■ Current period cash flow is the revenue the company will generate in this period through the sale of products and services.
■ Customer equity is the net present value of all cashflows the company expects to generate from customers over their lifetimes.
■ Change in customer equity is the increase or decrease generated in this period by the actions of the company.
When ROC is positive, your firm is creating value from your customer base, either by increasing sales in the current period or by enhancing the likelihood the customer will do more business with your firm in the future. This lifetime value of future business is captured by changes in customer equity, which in essence is the current discounted-cash-flow value of a customer's future business. Conversely, when ROC is negative, your firm is destroying customer equity or customer lifetime value, making it less likely you will be able to generate profits from your customer base in the future.
Return on Customer represents the costs and trade-offs that are inherent in business. For example, if a firm carries out an aggressive telemarketing campaign, it might increase current period sales but also erode the likelihood customers will buy again in the future. That harm to the customer lifetime value won't be captured by any other established business metric, and yet it might even exceed the boost in current sales that was achieved. Conversely, if a firm always focuses on customer equity, it may not generate enough profit on a current basis to stay in business. To maximize Return on Customer, companies need to optimize their mix of short-term profit and long-term customer equity created.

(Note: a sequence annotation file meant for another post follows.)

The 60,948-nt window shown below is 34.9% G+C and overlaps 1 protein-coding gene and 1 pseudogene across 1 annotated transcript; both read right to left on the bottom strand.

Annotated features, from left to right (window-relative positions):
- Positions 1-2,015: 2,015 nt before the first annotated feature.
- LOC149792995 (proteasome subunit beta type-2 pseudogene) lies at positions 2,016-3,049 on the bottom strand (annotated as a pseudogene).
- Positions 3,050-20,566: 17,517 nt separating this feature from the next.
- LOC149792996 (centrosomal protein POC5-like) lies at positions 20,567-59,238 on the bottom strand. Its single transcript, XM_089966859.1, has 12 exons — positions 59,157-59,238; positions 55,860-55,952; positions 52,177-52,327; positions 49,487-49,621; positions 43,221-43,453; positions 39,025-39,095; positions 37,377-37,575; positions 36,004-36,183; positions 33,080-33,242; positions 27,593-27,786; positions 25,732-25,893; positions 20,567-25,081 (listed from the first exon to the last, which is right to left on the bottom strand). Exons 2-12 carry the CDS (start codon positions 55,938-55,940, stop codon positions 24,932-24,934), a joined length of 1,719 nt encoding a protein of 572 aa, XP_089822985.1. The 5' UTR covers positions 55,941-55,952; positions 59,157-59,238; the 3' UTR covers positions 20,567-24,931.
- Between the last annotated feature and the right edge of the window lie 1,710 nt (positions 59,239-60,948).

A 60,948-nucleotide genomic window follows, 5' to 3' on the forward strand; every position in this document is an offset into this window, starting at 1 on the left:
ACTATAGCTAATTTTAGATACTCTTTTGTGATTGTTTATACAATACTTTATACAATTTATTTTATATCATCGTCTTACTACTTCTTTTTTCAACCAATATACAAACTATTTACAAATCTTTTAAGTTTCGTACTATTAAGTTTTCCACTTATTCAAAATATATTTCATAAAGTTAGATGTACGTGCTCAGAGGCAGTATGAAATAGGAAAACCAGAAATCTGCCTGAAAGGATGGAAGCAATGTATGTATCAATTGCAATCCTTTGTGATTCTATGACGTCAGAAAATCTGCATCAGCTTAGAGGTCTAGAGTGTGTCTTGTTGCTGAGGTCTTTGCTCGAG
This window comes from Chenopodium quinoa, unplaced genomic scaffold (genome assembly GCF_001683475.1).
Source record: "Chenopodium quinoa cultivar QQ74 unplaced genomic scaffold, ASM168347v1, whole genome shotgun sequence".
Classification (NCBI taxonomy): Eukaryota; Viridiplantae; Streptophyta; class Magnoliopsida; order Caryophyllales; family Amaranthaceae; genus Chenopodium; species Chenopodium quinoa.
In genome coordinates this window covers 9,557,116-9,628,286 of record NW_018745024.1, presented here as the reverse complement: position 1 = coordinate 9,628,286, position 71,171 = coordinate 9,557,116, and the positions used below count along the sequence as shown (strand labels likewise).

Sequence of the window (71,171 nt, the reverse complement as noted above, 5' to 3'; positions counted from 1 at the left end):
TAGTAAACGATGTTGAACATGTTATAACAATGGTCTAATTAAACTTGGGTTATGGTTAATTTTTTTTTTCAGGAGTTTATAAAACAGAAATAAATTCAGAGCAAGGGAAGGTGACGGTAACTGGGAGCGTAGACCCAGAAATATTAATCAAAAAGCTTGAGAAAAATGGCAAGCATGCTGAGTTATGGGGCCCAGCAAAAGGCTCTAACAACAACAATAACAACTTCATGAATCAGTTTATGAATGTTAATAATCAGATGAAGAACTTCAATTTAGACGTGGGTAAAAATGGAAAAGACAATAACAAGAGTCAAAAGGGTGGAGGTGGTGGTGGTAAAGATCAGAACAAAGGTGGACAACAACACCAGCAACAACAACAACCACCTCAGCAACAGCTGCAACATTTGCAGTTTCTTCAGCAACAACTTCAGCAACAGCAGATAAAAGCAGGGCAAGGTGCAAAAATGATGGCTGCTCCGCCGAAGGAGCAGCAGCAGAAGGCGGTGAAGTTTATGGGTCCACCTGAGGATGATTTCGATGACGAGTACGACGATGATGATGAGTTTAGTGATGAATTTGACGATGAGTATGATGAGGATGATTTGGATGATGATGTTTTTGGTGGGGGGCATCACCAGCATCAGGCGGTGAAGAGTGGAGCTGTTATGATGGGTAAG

The arguments in favor of return on capital as a management metric are:
In this era of globalization, capital is exceptionally mobile and costs have been reduced as far as they can go. There is an excess of most products and most services. In today's business environment, nothing is as scarce as customers.
In many markets and product categories, there are too many products chasing a finite pool of customers. Traditionally, it was assumed that availability of capital was the limiting factor ingrowing an enterprise. Today almost anyone can get access to all the capital they need, and it is customers that are difficult to find and hard to keep. To remain competitive, businesses have to figure out:
How to keep customers longer
How to grow small customers into bigger customers
How to make each customer more profitable
How to serve customers more cost effectively and efficiently
How to get more customers
In essence, the key challenge in business today is to get customers to trust your firm. The more a customer trusts you will act in his or her best interests, the more business they will give you both in current-period transactions and likely future transactions. Traditional marketing treats each new customer transaction independently whereas in the real world, customers have long memories. Their future intentions are influenced heavily by how a company has treated them in the past. Trust is the glue that binds a customer to a firm, and makes those customers predisposed to do more business in the future.